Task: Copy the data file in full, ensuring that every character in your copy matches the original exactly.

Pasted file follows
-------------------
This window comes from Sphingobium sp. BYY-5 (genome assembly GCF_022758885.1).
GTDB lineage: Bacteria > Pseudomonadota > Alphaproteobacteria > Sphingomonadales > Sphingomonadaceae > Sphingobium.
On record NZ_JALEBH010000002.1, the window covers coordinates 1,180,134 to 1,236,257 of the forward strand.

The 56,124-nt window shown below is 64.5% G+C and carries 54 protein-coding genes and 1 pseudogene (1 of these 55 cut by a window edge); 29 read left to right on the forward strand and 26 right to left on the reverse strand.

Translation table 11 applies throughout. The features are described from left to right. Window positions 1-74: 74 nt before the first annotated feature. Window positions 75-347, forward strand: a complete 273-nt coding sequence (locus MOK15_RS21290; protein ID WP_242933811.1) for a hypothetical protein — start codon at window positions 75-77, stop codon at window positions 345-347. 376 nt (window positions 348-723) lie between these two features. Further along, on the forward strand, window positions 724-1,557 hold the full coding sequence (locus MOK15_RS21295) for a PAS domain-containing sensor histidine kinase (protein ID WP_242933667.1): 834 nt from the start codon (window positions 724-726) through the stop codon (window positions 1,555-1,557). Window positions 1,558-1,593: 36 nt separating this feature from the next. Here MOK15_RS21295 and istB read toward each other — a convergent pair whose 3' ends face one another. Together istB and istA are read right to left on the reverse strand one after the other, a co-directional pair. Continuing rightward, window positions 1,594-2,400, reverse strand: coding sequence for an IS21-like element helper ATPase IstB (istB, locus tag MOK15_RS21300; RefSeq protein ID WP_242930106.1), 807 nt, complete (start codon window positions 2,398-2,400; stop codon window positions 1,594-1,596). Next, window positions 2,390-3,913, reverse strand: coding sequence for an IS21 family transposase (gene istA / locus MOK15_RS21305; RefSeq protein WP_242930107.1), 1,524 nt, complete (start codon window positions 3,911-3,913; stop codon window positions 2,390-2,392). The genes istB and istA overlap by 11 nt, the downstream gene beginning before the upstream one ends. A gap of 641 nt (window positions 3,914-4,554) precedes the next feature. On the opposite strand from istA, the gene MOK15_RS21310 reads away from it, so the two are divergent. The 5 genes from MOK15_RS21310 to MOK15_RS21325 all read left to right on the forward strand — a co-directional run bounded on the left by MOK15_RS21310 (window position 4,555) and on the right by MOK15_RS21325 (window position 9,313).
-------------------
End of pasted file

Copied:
This window comes from Sphingobium sp. BYY-5 (genome assembly GCF_022758885.1).
GTDB lineage: Bacteria > Pseudomonadota > Alphaproteobacteria > Sphingomonadales > Sphingomonadaceae > Sphingobium.
On record NZ_JALEBH010000002.1, the window covers coordinates 1,180,134 to 1,236,257 of the forward strand.

The 56,124-nt window shown below is 64.5% G+C and carries 54 protein-coding genes and 1 pseudogene (1 of these 55 cut by a window edge); 29 read left to right on the forward strand and 26 right to left on the reverse strand.

Translation table 11 applies throughout. The features are described from left to right. Window positions 1-74: 74 nt before the first annotated feature. Window positions 75-347, forward strand: a complete 273-nt coding sequence (locus MOK15_RS21290; protein ID WP_242933811.1) for a hypothetical protein — start codon at window positions 75-77, stop codon at window positions 345-347. 376 nt (window positions 348-723) lie between these two features. Further along, on the forward strand, window positions 724-1,557 hold the full coding sequence (locus MOK15_RS21295) for a PAS domain-containing sensor histidine kinase (protein ID WP_242933667.1): 834 nt from the start codon (window positions 724-726) through the stop codon (window positions 1,555-1,557). Window positions 1,558-1,593: 36 nt separating this feature from the next. Here MOK15_RS21295 and istB read toward each other — a convergent pair whose 3' ends face one another. Together istB and istA are read right to left on the reverse strand one after the other, a co-directional pair. Continuing rightward, window positions 1,594-2,400, reverse strand: coding sequence for an IS21-like element helper ATPase IstB (istB, locus tag MOK15_RS21300; RefSeq protein ID WP_242930106.1), 807 nt, complete (start codon window positions 2,398-2,400; stop codon window positions 1,594-1,596). Next, window positions 2,390-3,913, reverse strand: coding sequence for an IS21 family transposase (gene istA / locus MOK15_RS21305; RefSeq protein WP_242930107.1), 1,524 nt, complete (start codon window positions 3,911-3,913; stop codon window positions 2,390-2,392). The genes istB and istA overlap by 11 nt, the downstream gene beginning before the upstream one ends. A gap of 641 nt (window positions 3,914-4,554) precedes the next feature. On the opposite strand from istA, the gene MOK15_RS21310 reads away from it, so the two are divergent. The 5 genes from MOK15_RS21310 to MOK15_RS21325 all read left to right on the forward strand — a co-directional run bounded on the left by MOK15_RS21310 (window position 4,555) and on the right by MOK15_RS21325 (window position 9,313).